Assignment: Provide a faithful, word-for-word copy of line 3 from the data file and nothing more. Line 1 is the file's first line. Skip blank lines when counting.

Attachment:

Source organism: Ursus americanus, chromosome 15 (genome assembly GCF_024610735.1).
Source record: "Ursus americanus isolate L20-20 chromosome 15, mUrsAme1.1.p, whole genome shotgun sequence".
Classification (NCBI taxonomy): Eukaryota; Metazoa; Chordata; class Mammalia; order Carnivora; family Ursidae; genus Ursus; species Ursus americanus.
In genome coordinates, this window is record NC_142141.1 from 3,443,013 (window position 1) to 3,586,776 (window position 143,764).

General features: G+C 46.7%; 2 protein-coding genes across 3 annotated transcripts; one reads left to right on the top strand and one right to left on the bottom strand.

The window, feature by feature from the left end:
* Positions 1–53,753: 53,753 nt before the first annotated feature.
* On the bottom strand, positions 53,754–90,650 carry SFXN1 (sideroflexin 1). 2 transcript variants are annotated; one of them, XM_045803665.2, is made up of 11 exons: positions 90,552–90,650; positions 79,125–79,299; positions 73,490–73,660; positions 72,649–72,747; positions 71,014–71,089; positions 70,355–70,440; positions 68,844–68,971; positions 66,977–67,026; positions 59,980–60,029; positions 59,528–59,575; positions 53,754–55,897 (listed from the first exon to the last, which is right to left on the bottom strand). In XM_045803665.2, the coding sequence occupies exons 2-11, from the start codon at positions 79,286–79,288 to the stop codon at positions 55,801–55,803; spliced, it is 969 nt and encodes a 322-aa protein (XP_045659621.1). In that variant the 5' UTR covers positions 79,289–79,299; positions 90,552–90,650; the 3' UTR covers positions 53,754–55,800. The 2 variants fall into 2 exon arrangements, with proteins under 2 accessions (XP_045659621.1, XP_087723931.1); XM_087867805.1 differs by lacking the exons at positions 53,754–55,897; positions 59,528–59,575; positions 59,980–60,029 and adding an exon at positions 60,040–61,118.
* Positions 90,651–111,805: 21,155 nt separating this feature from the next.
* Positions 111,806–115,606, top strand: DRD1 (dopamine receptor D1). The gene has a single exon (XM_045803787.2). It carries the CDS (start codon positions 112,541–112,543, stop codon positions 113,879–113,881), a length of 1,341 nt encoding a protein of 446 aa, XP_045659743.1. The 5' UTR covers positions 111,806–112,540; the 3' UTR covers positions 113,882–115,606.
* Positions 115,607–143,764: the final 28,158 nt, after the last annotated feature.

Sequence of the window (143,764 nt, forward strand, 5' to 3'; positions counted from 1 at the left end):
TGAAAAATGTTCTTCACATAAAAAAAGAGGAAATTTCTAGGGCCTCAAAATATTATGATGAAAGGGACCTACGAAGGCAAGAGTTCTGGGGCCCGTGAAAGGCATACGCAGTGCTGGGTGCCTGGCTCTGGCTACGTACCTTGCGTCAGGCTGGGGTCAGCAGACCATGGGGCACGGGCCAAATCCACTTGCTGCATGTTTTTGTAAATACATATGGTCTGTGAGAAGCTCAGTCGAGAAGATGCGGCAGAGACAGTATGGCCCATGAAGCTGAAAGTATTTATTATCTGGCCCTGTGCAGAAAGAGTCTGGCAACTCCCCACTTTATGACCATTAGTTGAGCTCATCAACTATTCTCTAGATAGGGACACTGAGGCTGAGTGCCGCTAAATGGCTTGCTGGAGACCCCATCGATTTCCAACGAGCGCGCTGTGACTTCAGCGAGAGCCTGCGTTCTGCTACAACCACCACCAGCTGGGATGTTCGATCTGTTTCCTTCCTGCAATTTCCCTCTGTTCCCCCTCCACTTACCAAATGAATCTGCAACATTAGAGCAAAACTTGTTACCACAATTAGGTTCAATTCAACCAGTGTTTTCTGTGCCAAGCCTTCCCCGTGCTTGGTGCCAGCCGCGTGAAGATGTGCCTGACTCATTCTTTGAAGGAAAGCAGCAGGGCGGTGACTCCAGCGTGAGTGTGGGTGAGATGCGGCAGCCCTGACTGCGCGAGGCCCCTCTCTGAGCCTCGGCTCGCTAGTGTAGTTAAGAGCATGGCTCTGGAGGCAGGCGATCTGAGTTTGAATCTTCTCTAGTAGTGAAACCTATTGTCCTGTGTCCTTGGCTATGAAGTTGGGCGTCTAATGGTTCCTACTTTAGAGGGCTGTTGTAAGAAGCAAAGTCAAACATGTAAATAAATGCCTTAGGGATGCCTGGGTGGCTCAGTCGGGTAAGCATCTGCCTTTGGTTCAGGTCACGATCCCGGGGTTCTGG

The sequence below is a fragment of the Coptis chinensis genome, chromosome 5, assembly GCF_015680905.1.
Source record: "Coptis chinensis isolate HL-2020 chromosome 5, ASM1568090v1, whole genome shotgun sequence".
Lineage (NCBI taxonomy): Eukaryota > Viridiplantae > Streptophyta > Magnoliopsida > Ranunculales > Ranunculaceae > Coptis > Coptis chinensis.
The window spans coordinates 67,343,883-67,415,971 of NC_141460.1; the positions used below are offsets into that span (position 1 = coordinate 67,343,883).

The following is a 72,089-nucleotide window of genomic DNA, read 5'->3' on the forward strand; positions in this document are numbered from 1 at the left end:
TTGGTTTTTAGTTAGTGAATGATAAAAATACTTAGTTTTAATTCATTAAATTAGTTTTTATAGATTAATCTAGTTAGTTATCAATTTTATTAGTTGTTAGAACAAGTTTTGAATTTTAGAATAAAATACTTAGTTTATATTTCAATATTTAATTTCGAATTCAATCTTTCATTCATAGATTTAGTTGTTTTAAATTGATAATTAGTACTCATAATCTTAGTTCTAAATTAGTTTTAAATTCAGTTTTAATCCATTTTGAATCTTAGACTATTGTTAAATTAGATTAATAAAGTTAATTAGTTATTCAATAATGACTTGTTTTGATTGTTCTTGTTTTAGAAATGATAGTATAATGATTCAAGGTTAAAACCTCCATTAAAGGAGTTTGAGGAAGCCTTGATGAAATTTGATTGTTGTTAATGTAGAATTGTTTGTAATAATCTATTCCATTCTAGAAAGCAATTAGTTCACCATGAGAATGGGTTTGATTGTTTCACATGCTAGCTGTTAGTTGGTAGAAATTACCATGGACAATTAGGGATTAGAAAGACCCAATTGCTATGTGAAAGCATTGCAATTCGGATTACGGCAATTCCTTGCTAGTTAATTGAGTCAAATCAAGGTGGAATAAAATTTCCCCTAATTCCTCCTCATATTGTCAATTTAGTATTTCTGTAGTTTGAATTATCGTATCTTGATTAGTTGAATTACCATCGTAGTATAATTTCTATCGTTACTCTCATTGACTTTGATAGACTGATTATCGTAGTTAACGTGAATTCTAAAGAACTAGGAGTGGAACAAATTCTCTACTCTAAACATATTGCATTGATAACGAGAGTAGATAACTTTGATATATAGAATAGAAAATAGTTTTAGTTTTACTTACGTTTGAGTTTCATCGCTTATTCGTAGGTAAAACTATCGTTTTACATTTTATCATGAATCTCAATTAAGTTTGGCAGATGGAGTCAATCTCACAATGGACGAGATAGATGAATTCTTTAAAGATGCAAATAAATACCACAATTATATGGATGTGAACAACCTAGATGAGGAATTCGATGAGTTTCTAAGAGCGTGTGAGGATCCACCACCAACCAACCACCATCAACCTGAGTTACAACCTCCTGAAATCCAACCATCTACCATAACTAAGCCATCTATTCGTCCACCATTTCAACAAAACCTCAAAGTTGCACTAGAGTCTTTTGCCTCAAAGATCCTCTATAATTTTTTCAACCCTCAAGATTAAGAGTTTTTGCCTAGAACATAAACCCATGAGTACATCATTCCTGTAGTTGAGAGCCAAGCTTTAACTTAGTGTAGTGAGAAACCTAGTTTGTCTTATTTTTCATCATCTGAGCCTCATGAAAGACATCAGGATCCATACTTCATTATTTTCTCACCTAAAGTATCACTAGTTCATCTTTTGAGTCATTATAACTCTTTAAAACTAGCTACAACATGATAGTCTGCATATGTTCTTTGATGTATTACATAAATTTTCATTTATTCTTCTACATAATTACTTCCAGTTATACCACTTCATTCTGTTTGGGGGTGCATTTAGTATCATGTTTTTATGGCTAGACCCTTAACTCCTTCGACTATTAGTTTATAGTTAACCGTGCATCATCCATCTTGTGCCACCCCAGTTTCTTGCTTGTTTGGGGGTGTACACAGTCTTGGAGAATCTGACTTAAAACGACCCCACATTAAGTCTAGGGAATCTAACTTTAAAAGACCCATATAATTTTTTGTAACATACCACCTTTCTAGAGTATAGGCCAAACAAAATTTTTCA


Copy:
Classification (NCBI taxonomy): Eukaryota; Metazoa; Chordata; class Mammalia; order Carnivora; family Ursidae; genus Ursus; species Ursus americanus.